Take Control of Your Passwords, Third Edition
This book is 100% complete
Completed on 2018-01-29
About the Book
Passwords have become a truly maddening aspect of modern life, but with this book, you can discover how the experts handle all manner of password situations, including multi-factor authentication that can protect you even if your password is hacked or stolen.
The book explains what makes a password secure and helps you create a strategy that includes using a password manager, working with oddball security questions like "What is your pet’s favorite movie?", and making sure your passwords are always available when needed.
Joe helps you choose a password manager (or switch to a better one) in a chapter that discusses desirable features and describes a dozen different apps, with a focus on those that work in macOS, iOS, Windows, and Android. The book also looks at how you can audit your passwords to keep them in tip-top shape, use two-step verification and two-factor authentication, and deal with situations where a password manager can’t help.
The book closes with an appendix on helping a relative set up a reasonable password strategy for those whose relatives have distressing password strategies, and an extended explanation of password entropy for those who want to consider the math behind passwords.
“Awesome. You did an amazing job breaking it down. This should be mandatory reading.” –Rich Mogull, CEO at Securosis
This book shows you exactly why:
- 9-character passwords with upper- and lowercase letters, digits, and punctuation are not strong enough.
- You cannot turn a so-so password into a great one by tacking a punctuation character and number on the end.
- It is not safe to use the same password everywhere, even if it’s a great password.
- A password is not immune to automated cracking because there’s a delay between login attempts.
- Even if you’re an ordinary person without valuable data, your account may still be hacked, causing you problems.
- You cannot manually devise “random” passwords that will defeat potential attackers.
- Just because a password doesn’t appear in a dictionary, that does not* necessarily mean that it’s adequate.
- It is not a smart idea to change your passwords every month.
- Truthfully answering security questions like “What is your mother’s maiden name?” does not keep your data more secure.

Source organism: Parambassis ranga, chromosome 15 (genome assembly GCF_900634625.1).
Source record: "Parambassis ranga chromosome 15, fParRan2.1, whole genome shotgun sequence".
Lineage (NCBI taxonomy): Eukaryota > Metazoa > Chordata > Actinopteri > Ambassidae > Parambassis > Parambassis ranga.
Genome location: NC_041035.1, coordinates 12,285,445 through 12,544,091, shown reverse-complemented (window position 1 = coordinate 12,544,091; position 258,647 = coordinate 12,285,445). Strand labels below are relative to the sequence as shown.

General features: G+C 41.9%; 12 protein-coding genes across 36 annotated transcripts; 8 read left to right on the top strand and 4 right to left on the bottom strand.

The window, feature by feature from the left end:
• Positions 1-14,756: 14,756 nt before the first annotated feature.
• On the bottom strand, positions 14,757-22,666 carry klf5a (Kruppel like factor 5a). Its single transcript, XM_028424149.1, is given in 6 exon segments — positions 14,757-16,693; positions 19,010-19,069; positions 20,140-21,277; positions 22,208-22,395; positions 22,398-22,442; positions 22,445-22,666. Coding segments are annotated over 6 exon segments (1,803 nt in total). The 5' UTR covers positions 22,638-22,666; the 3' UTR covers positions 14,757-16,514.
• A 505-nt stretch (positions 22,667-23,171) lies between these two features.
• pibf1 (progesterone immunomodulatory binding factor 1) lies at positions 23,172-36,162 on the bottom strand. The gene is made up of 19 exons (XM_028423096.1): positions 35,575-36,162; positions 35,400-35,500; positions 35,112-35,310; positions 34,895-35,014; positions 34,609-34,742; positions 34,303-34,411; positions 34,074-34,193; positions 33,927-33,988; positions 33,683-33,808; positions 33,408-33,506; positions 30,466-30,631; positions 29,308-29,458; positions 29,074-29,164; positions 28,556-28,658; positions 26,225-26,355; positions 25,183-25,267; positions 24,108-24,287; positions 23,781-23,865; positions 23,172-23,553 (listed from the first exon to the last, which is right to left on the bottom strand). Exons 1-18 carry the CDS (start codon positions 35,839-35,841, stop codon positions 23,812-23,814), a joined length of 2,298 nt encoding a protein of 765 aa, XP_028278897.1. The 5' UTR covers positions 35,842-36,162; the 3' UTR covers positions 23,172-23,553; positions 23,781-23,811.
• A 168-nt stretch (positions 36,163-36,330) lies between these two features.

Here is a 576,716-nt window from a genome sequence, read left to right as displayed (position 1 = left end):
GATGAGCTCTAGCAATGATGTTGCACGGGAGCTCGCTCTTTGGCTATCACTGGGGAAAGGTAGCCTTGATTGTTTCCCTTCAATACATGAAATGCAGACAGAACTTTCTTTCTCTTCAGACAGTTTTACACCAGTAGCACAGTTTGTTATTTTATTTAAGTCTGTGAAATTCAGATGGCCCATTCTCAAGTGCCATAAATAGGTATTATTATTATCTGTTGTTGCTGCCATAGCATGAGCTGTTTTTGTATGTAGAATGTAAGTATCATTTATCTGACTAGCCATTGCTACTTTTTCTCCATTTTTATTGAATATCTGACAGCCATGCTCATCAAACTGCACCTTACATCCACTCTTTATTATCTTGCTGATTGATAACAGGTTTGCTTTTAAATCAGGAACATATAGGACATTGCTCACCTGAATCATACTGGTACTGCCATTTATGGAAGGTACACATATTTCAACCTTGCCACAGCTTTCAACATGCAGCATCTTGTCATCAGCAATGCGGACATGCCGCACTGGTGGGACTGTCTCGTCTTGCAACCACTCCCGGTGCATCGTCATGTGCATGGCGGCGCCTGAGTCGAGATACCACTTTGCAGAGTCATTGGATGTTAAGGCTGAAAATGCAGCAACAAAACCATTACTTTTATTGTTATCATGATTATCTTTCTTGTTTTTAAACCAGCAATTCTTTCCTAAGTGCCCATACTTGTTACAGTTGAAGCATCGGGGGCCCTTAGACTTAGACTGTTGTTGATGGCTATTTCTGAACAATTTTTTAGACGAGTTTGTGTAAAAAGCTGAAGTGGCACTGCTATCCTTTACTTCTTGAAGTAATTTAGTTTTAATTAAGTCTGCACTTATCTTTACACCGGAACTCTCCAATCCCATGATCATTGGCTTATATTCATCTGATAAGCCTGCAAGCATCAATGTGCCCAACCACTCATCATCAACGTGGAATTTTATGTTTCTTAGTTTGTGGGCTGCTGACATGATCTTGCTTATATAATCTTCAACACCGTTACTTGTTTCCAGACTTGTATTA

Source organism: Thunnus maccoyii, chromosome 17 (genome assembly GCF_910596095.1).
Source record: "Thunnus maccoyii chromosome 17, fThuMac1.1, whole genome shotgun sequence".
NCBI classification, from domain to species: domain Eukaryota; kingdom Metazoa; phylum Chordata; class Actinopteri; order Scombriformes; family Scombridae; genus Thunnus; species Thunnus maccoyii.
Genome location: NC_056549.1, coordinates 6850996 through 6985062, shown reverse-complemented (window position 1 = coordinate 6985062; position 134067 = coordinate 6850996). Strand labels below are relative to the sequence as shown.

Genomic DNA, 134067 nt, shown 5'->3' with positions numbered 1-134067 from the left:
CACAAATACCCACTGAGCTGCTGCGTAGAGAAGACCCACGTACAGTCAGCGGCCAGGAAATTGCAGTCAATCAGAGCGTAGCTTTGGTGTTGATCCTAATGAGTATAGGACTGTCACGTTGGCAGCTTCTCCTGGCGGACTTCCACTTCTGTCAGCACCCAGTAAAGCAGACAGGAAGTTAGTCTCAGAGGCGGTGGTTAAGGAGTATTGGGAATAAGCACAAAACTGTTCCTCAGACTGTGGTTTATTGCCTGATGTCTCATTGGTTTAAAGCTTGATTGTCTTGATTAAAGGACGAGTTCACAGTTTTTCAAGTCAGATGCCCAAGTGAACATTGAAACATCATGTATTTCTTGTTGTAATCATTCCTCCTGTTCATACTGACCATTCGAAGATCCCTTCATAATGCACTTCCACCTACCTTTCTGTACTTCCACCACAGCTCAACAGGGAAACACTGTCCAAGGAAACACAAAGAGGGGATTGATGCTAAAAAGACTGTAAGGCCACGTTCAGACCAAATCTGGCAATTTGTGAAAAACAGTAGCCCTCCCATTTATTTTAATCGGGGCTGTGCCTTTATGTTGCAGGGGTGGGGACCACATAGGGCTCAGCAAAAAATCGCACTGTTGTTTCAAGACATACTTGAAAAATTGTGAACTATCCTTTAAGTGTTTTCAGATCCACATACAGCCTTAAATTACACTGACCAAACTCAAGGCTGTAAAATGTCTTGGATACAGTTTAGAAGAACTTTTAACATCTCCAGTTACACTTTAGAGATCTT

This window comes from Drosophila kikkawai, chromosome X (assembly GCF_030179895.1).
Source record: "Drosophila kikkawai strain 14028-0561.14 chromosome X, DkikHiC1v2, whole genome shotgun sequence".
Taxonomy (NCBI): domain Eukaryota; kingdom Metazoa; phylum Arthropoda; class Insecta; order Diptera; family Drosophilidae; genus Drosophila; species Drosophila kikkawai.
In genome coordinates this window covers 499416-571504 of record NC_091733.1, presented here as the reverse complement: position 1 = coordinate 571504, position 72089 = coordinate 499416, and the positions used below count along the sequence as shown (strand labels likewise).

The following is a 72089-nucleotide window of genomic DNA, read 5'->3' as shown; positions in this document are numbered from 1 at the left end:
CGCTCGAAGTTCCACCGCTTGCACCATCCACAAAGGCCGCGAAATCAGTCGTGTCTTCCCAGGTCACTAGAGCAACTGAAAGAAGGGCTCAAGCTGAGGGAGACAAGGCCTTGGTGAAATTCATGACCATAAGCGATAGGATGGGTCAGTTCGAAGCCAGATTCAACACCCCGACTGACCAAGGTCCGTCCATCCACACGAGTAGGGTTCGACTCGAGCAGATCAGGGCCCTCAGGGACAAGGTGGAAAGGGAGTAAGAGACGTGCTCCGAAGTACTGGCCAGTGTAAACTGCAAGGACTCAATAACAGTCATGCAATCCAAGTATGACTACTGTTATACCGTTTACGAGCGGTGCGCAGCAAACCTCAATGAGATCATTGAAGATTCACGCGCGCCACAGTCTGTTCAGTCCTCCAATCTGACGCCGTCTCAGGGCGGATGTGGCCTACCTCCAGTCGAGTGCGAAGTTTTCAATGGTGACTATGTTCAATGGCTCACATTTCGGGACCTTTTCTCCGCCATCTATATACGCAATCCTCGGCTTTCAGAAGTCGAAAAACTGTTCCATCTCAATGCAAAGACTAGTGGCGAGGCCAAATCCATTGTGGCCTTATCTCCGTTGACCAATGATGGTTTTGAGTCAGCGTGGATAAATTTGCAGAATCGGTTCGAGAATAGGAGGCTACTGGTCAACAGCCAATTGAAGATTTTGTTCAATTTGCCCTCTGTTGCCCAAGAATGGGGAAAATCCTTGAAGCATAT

- Adding a character to a 10-character password does not make it 10 percent stronger.
- Easy-to-remember passwords like “correct horse battery staple” will not solve all your password problems.
- All password managers are not pretty much the same.
- Your passwords will not be safest if you never write them down and keep them only in your head.
But don’t worry, the book also teaches you a straightforward strategy for handling your passwords that will keep your data safe without driving you batty.
“Joe handles a confusing and scary subject more clearly and calmly than I would have thought possible. I’ll be recommending this book to just about everybody I know.” –William Porter, database developer, author, photographer
Read Me First
- Updates and More
- What’s New in the Third Edition
- Passwords Quick Start
Understand the Problems with Passwords
- Simple for You, Simple for Them
- The One and the Many
- The Major Threats
- Timeworn Tricks
- Usernames and Passwords: an Outdated Model
Learn About Password Security
- What Makes a Good Password?
- All About Entropy
- Why a Great Password Isn’t Enough
- Understanding Security Questions and Reset Procedures
- Multi-Factor Authentication
- Authenticating with Another Site’s Credentials
Apply Joe’s Password Strategy
- Figure Out Which Passwords You Must Memorize
- Create Strong but Memorable Passwords
- Use a Password Manager for Everything Else
- Handle Security Questions
- Manage Email Options
- Deal with Exceptions and Surprises
Pick a Password Manager
- Features to Look For
- Example Password Managers
- Joe’s Recommendations
Keep Your Passwords Secure
- Avoid the “Weakest Link” Problem
- Use Wireless Networks Safely
- Back Up Your Passwords
- Prepare an Emergency Password Plan
Audit Your Passwords
- Understand the Overall Process
- Look for Weak Passwords
- Triage Your Passwords
- Update a Password
Appendix A: Use Two-Factor Authentication
- Two-Step Verification Basics
- Use Apple’s Enhanced Security Options
- Use Dropbox’s Two-Step Verification
- Use Facebook’s Two-Step Verification
- Use Google’s Two-Step Verification
- Use Microsoft’s Two-Step Verification
- Use Twitter’s Two-Step Verification
Appendix B: Help Your Uncle with His Passwords
- Password Manager Compromises
- Password Reuse Compromises
- Password Complexity Compromises
Appendix C: Calculate Password Strength
- The Entropy Formula
- An Aside: Doing Math with Google
- Why That Entropy Formula Is Wrong
- Back to zxcvbn
- Password Strength Summary
- For Further Reading
About This Book
- Ebook Extras
- About the Author and Publisher
- Also by Joe Kissell
- Copyright and Fine Print
This book is published on Leanpub by Take Control Books
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